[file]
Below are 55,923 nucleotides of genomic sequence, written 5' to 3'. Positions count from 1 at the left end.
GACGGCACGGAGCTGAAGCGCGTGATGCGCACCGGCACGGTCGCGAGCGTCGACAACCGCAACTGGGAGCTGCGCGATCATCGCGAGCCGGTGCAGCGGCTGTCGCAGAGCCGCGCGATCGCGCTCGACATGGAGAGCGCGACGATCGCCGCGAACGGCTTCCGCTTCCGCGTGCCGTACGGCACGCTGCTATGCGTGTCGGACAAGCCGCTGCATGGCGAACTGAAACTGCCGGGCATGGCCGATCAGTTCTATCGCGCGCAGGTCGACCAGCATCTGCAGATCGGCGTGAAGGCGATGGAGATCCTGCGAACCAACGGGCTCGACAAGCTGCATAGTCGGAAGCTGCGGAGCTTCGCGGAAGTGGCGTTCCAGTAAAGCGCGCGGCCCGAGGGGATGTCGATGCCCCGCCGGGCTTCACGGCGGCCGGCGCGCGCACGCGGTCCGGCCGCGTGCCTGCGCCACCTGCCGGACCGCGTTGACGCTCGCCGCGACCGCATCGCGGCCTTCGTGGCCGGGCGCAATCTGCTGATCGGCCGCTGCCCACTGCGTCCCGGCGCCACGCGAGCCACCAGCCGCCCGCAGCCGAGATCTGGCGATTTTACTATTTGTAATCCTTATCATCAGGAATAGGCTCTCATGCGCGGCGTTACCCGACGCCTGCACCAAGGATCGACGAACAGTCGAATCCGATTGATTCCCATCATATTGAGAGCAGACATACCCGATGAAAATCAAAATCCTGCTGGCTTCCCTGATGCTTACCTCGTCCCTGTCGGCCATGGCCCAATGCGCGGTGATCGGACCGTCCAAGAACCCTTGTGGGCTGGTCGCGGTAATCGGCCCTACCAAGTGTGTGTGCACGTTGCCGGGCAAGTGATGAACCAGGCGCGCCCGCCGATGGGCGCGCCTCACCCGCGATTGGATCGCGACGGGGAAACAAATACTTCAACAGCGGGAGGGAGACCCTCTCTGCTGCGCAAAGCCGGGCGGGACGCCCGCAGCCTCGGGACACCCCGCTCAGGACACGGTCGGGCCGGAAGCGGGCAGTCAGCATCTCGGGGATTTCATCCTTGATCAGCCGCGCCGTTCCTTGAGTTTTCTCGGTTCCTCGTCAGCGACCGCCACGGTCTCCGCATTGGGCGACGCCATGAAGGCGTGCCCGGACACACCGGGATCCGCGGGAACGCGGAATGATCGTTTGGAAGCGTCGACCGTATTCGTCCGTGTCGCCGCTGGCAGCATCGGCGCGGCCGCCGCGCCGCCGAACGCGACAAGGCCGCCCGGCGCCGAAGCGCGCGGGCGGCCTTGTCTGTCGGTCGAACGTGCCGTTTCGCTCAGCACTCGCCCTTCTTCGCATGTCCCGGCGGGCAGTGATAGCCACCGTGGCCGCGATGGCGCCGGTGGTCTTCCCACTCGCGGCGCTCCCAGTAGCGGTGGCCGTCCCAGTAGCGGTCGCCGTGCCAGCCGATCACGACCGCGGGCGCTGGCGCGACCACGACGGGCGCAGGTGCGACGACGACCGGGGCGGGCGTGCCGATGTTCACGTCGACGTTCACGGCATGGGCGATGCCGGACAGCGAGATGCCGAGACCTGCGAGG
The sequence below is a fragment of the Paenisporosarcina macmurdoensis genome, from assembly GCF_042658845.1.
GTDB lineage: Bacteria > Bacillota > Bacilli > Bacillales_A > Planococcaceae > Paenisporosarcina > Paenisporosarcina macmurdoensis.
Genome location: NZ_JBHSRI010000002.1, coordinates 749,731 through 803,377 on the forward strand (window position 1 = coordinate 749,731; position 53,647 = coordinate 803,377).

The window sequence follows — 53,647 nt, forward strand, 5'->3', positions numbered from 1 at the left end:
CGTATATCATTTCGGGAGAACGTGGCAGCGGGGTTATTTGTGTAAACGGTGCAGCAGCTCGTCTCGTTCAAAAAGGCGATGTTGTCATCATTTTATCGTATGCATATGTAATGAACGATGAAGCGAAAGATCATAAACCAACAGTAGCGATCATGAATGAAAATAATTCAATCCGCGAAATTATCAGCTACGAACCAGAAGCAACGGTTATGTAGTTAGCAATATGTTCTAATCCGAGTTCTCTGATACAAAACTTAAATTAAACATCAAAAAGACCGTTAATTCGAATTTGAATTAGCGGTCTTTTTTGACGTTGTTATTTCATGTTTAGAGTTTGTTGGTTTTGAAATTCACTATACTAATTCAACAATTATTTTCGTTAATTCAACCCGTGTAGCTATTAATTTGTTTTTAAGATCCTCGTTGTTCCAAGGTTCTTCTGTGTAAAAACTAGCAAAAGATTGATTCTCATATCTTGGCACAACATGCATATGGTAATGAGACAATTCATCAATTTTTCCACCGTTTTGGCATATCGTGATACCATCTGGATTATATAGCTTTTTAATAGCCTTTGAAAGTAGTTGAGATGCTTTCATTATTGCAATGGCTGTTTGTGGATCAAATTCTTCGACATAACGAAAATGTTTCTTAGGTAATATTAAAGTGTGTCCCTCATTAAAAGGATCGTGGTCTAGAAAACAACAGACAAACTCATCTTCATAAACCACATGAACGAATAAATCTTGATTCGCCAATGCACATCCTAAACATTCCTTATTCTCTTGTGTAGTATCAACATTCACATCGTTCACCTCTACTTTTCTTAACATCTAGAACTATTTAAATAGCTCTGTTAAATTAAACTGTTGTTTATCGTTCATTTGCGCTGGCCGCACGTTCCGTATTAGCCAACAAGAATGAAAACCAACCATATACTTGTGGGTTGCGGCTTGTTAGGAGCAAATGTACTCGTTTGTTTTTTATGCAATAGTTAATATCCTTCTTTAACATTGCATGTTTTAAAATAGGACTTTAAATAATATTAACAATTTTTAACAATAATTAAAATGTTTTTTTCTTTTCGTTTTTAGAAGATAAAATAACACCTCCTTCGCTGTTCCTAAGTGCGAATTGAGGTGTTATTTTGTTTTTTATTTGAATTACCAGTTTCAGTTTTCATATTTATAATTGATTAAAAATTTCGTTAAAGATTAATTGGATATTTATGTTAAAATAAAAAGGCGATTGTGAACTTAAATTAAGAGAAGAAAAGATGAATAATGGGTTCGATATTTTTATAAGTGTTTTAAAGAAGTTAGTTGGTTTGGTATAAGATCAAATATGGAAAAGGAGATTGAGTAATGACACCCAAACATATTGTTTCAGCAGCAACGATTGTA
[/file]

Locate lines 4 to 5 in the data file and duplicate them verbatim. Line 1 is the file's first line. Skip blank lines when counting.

GTDB lineage: Bacteria > Bacillota > Bacilli > Bacillales_A > Planococcaceae > Paenisporosarcina > Paenisporosarcina macmurdoensis.
Genome location: NZ_JBHSRI010000002.1, coordinates 749,731 through 803,377 on the forward strand (window position 1 = coordinate 749,731; position 53,647 = coordinate 803,377).